I went mainly for Vampire Weekend and they were, as ever, polite and slick and wonderfully musical and in-tune and possibly the cleanest looking group of musicians I have ever seen. So clean! Such nice boys! They were quite hard to enjoy, however, due to the teenagers insisting on having loud vocal fun throughout (you can see I was not entirely in the spirit of the thing, narrowing my eyes fruitlessly at the square dancing youths in the monkey onesies). The rest I was more relaxed about: I quite enjoyed what little of Bloc Party I could see across 9000 sunburnt shoulders and lots of Dizzee Rascal, though I was forced with regret to conclude that "HOW THE FUCK YA DOIN' BELGIUM?" will never quite have the ring of, say, 'Vegas' or 'Ibiza'.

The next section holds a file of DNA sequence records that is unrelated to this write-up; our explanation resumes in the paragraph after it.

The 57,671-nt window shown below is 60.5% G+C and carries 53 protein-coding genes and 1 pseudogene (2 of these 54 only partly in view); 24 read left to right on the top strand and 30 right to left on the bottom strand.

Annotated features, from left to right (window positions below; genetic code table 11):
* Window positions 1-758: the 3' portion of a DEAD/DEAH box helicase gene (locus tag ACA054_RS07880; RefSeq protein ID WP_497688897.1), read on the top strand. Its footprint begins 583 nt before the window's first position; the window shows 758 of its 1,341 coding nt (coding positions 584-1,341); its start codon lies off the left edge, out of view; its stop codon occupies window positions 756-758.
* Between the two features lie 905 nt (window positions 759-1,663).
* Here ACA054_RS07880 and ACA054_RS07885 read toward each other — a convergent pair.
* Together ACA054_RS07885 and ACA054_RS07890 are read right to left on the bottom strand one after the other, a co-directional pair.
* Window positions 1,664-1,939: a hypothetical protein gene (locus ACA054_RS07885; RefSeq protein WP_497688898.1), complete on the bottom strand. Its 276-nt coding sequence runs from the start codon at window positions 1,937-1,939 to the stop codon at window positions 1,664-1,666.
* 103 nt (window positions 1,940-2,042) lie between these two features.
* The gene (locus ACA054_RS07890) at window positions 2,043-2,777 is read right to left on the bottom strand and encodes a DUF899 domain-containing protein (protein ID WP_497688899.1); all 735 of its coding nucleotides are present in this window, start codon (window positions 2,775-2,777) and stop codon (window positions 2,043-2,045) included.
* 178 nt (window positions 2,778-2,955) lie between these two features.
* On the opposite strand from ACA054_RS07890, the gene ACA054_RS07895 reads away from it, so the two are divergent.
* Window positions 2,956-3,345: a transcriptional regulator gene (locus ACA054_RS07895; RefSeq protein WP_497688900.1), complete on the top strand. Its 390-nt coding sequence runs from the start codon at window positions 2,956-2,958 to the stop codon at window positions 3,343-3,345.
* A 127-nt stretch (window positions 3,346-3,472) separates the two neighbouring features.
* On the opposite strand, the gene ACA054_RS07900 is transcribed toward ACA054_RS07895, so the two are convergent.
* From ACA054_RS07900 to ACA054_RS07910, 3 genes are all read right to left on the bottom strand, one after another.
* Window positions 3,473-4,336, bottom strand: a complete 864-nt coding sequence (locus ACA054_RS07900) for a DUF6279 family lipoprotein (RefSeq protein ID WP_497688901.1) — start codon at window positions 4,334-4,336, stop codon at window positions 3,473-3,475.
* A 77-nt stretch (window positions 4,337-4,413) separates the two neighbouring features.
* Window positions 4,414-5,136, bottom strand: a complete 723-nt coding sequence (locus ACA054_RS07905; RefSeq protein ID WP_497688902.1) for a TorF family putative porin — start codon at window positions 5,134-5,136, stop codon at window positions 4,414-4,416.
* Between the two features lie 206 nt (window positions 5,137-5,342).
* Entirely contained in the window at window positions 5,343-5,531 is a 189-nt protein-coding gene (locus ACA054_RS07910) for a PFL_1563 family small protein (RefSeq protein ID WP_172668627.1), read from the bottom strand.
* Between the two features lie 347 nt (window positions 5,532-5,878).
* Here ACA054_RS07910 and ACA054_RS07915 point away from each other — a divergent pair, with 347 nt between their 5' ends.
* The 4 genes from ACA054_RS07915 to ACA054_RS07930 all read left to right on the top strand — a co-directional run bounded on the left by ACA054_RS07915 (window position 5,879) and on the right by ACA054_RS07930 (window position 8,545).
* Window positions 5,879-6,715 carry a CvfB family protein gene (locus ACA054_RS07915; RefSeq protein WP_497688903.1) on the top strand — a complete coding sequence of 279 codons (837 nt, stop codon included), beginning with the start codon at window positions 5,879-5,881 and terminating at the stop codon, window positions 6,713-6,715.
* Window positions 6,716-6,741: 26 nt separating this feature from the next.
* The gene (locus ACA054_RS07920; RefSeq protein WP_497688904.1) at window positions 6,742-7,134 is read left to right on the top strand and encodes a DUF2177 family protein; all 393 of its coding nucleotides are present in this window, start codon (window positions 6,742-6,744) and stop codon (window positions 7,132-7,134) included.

On the way home, somewhat mellowed towards the youth by a couple of lukewarm beakers of wine (2,5 tiny paper tokens each. Tell me, the rest of the world - do your festivals require you to buy a strip of tickets from an officious ticket counter in order to procure victuals? Or is this a Belgian peculiarity? I don't even know any more), we relinquished our wristbands, highly illegally, to two enterprising teenagers who conducted an ingenious trick involving putting my hand in a cheese Doritos bag. I felt quite edgy for about four seconds.

3. Today I got back on a train to go to Ghent to be initiated into the ways of Beer. In preparation for this, I bought four different kinds of beer at the weekend and hated all of them. There was "the unbearably bitter one", "the disgustingly sour one", "the unpleasantly sweet one with the nightmarish Santa on the bottle" and "the other one that I can't remember, can we stop now". See these glasses?




That is how much of each beer I managed to drink. Pathetic.